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Interesting, but not well organized or presented
on 7 April 2014
Miranda Seymour is dismayed by the fact that nearly 70 years after the end of the Second World War the popular media still play on a negative image of the Germans. She has collected a large number of stories of friendly, mutually admiring and/or creative encounters and also marriages between Britons and Germans from 1613 onwards. Some of these are well-known: literary figures, artists, diplomats and politicians; but the majority of them are not. We are introduced to a plethora of unfamiliar individuals. Miranda Seymour is an experienced writer of fiction, non-fiction and children's books; so it is surprising that here her writing is in a few places dense to the point of near-indigestibility as we are swamped with names and with relationships which are hard to remember: an appendix with a few family trees or an expansion of the individual index entries would have been very helpful. Elsewhere the book is more readable, and there are many anecdotes, some amusing, some sad, some touching.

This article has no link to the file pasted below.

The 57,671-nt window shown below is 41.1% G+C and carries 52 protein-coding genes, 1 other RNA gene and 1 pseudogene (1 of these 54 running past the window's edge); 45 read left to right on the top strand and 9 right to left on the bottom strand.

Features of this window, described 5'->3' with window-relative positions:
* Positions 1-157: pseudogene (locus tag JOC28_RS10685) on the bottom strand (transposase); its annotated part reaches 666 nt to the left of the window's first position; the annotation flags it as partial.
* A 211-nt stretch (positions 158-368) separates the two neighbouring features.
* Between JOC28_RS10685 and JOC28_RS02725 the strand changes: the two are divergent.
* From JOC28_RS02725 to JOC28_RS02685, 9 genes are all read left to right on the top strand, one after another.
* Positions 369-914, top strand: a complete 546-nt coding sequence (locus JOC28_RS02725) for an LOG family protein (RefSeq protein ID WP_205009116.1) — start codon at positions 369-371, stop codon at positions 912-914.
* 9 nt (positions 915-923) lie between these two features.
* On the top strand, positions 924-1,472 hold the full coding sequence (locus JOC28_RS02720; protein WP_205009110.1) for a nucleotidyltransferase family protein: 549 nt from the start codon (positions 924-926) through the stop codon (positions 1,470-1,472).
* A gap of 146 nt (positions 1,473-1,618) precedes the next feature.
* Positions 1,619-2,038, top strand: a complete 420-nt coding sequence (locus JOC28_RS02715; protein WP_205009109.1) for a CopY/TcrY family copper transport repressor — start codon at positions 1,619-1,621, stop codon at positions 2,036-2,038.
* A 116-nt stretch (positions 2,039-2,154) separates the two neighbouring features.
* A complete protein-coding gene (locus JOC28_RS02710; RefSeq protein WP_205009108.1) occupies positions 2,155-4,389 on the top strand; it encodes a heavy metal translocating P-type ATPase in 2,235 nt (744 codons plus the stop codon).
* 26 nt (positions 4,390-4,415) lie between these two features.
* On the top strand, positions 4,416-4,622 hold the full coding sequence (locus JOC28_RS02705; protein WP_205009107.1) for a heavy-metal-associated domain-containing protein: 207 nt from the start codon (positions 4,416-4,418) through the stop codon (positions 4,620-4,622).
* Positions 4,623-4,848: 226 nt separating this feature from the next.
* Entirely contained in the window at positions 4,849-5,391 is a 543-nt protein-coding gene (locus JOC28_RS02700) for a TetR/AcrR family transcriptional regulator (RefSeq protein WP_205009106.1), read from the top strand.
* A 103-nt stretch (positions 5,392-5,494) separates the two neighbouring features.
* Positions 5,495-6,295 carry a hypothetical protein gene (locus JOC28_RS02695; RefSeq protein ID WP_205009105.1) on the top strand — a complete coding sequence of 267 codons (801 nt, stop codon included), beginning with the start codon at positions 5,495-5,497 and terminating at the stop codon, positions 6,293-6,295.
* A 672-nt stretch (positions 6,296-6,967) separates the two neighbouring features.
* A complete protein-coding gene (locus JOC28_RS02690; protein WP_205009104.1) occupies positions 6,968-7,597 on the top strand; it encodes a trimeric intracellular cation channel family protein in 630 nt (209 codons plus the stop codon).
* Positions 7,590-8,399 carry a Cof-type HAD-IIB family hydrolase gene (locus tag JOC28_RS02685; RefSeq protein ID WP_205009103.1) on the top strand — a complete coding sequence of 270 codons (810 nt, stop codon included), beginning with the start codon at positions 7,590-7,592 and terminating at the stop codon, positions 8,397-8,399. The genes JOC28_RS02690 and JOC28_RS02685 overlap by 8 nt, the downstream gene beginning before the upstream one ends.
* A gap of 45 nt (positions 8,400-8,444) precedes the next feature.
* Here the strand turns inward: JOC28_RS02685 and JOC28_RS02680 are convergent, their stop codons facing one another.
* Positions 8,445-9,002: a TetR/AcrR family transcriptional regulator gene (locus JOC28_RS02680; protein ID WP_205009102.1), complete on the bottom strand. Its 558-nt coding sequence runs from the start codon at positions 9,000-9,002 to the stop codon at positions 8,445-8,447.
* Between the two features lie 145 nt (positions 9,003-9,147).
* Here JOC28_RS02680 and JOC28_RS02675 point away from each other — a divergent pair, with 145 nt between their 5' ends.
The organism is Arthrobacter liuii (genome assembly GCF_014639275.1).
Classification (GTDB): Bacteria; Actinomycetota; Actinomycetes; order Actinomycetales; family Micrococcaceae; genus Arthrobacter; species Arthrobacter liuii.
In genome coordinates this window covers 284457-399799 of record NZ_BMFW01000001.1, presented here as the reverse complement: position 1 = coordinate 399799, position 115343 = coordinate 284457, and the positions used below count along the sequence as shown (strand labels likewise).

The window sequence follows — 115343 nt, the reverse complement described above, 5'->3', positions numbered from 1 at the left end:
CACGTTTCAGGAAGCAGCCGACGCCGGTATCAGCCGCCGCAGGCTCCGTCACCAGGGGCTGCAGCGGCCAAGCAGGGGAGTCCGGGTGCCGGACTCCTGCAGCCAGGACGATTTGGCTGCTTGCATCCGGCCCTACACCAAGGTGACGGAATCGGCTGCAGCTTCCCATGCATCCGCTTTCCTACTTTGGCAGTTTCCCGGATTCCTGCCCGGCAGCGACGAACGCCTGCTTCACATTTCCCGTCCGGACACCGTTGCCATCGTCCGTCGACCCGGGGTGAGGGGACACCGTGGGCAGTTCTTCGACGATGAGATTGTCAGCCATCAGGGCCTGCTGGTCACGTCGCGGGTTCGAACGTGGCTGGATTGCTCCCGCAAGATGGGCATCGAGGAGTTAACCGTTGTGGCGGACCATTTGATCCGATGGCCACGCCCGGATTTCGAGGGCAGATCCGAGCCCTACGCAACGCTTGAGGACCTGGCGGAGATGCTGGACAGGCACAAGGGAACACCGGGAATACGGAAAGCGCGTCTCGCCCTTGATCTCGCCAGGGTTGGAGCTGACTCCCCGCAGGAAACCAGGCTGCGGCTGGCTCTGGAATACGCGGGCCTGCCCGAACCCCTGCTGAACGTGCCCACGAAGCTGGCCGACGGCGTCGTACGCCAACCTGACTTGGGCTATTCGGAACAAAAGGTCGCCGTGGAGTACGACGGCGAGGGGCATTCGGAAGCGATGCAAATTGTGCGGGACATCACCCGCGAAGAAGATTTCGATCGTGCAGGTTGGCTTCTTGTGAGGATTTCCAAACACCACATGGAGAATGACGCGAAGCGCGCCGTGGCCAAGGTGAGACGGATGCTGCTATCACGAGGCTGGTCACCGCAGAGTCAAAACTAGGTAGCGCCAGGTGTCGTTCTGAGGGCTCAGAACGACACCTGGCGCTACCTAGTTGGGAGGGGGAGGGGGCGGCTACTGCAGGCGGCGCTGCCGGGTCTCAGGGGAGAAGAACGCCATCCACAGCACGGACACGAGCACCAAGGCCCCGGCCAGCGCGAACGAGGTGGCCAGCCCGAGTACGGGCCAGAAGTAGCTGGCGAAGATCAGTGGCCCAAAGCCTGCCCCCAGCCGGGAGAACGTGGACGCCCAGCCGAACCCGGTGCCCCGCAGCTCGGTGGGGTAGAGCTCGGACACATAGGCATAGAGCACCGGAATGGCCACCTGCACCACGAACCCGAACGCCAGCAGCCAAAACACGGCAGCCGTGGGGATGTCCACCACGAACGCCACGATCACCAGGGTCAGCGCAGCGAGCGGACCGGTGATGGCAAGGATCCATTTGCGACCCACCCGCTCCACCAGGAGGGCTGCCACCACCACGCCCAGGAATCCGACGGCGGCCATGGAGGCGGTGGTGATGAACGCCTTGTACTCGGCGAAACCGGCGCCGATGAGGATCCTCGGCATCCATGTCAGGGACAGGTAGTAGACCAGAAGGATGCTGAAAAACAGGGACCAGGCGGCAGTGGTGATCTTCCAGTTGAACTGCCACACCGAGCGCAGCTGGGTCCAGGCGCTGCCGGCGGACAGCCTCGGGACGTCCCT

The author knows a great deal about the lives of her characters and feels compelled to spill out everything she knows, so much so that there is a frequent loss of focus on the book's theme, Anglo-German relations; and I also think there is sometimes more detail about political events than is needed. The book is something of a mishmash of high politics and private lives.